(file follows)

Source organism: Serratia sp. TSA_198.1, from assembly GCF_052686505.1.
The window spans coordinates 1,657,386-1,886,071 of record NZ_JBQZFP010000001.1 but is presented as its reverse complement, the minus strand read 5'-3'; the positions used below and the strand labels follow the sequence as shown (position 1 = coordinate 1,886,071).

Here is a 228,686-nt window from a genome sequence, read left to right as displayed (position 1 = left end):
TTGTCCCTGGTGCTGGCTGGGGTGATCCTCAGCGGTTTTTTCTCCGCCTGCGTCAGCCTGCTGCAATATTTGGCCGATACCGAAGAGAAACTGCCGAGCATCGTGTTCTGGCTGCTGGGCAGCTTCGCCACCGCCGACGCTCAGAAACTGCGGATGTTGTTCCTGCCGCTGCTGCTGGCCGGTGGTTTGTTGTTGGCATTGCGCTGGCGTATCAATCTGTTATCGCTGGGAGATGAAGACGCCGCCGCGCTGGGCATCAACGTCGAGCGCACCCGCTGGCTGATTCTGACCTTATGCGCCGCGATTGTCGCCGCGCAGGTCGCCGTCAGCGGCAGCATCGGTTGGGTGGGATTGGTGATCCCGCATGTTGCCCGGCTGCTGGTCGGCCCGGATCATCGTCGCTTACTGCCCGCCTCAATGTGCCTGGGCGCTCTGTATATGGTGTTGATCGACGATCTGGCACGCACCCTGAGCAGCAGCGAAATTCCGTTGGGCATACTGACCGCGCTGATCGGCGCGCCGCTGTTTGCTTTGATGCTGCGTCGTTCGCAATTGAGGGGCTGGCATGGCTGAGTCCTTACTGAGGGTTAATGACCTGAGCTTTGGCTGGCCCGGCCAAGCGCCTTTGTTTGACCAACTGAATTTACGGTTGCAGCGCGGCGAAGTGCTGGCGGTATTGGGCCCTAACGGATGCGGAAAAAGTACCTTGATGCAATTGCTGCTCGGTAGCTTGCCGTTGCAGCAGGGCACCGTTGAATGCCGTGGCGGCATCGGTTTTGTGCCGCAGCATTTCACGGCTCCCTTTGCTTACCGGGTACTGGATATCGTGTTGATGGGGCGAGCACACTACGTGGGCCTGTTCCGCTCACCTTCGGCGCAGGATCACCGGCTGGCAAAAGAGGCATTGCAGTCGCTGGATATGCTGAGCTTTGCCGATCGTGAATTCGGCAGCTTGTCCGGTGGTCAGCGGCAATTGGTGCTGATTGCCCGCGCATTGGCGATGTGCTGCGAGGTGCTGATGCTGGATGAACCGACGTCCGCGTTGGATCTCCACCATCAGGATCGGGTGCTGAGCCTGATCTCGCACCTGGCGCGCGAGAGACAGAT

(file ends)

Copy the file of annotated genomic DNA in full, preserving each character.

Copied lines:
Source organism: Serratia sp. TSA_198.1, from assembly GCF_052686505.1.
The window spans coordinates 1,657,386-1,886,071 of record NZ_JBQZFP010000001.1 but is presented as its reverse complement, the minus strand read 5'-3'; the positions used below and the strand labels follow the sequence as shown (position 1 = coordinate 1,886,071).

Here is a 228,686-nt window from a genome sequence, read left to right as displayed (position 1 = left end):
TTGTCCCTGGTGCTGGCTGGGGTGATCCTCAGCGGTTTTTTCTCCGCCTGCGTCAGCCTGCTGCAATATTTGGCCGATACCGAAGAGAAACTGCCGAGCATCGTGTTCTGGCTGCTGGGCAGCTTCGCCACCGCCGACGCTCAGAAACTGCGGATGTTGTTCCTGCCGCTGCTGCTGGCCGGTGGTTTGTTGTTGGCATTGCGCTGGCGTATCAATCTGTTATCGCTGGGAGATGAAGACGCCGCCGCGCTGGGCATCAACGTCGAGCGCACCCGCTGGCTGATTCTGACCTTATGCGCCGCGATTGTCGCCGCGCAGGTCGCCGTCAGCGGCAGCATCGGTTGGGTGGGATTGGTGATCCCGCATGTTGCCCGGCTGCTGGTCGGCCCGGATCATCGTCGCTTACTGCCCGCCTCAATGTGCCTGGGCGCTCTGTATATGGTGTTGATCGACGATCTGGCACGCACCCTGAGCAGCAGCGAAATTCCGTTGGGCATACTGACCGCGCTGATCGGCGCGCCGCTGTTTGCTTTGATGCTGCGTCGTTCGCAATTGAGGGGCTGGCATGGCTGAGTCCTTACTGAGGGTTAATGACCTGAGCTTTGGCTGGCCCGGCCAAGCGCCTTTGTTTGACCAACTGAATTTACGGTTGCAGCGCGGCGAAGTGCTGGCGGTATTGGGCCCTAACGGATGCGGAAAAAGTACCTTGATGCAATTGCTGCTCGGTAGCTTGCCGTTGCAGCAGGGCACCGTTGAATGCCGTGGCGGCATCGGTTTTGTGCCGCAGCATTTCACGGCTCCCTTTGCTTACCGGGTACTGGATATCGTGTTGATGGGGCGAGCACACTACGTGGGCCTGTTCCGCTCACCTTCGGCGCAGGATCACCGGCTGGCAAAAGAGGCATTGCAGTCGCTGGATATGCTGAGCTTTGCCGATCGTGAATTCGGCAGCTTGTCCGGTGGTCAGCGGCAATTGGTGCTGATTGCCCGCGCATTGGCGATGTGCTGCGAGGTGCTGATGCTGGATGAACCGACGTCCGCGTTGGATCTCCACCATCAGGATCGGGTGCTGAGCCTGATCTCGCACCTGGCGCGCGAGAGACAGAT